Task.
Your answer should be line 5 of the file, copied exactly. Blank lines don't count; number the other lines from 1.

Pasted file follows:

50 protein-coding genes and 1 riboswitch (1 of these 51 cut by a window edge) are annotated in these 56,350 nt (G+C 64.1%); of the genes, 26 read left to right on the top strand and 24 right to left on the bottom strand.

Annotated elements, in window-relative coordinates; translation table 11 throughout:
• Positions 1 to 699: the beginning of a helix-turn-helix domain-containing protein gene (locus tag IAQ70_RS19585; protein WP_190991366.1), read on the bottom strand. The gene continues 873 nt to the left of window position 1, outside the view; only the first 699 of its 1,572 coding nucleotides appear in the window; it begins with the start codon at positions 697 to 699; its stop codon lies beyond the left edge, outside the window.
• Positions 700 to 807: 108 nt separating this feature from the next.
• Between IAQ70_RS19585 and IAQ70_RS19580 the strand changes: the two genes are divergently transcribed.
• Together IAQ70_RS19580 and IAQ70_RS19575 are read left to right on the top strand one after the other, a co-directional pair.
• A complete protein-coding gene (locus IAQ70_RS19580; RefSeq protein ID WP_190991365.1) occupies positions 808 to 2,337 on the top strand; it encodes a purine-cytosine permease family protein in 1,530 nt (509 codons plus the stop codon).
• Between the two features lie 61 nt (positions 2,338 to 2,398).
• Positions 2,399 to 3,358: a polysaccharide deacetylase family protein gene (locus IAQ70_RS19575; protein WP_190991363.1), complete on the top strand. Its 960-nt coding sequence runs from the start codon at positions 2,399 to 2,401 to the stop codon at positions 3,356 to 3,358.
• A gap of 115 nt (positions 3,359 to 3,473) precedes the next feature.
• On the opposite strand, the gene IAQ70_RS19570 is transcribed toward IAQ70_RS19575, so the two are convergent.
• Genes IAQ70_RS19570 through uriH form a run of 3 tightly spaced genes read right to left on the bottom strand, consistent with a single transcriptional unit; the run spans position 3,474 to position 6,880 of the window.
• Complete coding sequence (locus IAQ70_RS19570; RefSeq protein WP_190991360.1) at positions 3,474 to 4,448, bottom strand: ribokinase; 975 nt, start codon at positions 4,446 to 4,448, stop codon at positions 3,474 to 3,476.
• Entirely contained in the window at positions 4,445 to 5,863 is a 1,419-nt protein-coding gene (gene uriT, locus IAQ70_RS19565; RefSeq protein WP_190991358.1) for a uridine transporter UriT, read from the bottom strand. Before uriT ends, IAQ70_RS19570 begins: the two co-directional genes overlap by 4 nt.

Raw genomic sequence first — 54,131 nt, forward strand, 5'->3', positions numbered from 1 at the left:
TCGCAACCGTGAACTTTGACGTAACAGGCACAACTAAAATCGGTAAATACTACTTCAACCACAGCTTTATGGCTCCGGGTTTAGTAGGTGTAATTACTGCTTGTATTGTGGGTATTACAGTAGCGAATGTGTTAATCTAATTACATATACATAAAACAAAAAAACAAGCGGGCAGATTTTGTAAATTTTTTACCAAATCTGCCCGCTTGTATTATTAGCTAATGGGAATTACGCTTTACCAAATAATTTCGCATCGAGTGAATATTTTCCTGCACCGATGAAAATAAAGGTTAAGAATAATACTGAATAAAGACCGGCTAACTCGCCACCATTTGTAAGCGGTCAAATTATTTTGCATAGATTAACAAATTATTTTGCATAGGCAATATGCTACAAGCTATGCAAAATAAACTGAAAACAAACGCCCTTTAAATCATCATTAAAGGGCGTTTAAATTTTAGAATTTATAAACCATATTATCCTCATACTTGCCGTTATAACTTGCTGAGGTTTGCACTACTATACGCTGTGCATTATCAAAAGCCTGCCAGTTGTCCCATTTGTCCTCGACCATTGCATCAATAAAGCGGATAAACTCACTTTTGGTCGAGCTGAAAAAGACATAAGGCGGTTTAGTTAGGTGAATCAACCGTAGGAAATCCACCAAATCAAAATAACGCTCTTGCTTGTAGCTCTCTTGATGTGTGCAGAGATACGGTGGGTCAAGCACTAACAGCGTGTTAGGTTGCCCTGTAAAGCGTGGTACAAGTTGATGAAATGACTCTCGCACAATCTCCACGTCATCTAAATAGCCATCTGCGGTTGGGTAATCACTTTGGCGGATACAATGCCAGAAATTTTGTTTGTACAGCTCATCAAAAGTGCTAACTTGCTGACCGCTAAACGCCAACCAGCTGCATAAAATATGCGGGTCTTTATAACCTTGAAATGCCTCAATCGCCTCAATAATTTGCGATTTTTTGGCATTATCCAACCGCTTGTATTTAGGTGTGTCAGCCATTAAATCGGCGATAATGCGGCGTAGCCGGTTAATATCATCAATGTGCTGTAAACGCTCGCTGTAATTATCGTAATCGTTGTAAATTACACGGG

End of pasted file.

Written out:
• Between IAQ70_RS19585 and IAQ70_RS19580 the strand changes: the two genes are divergently transcribed.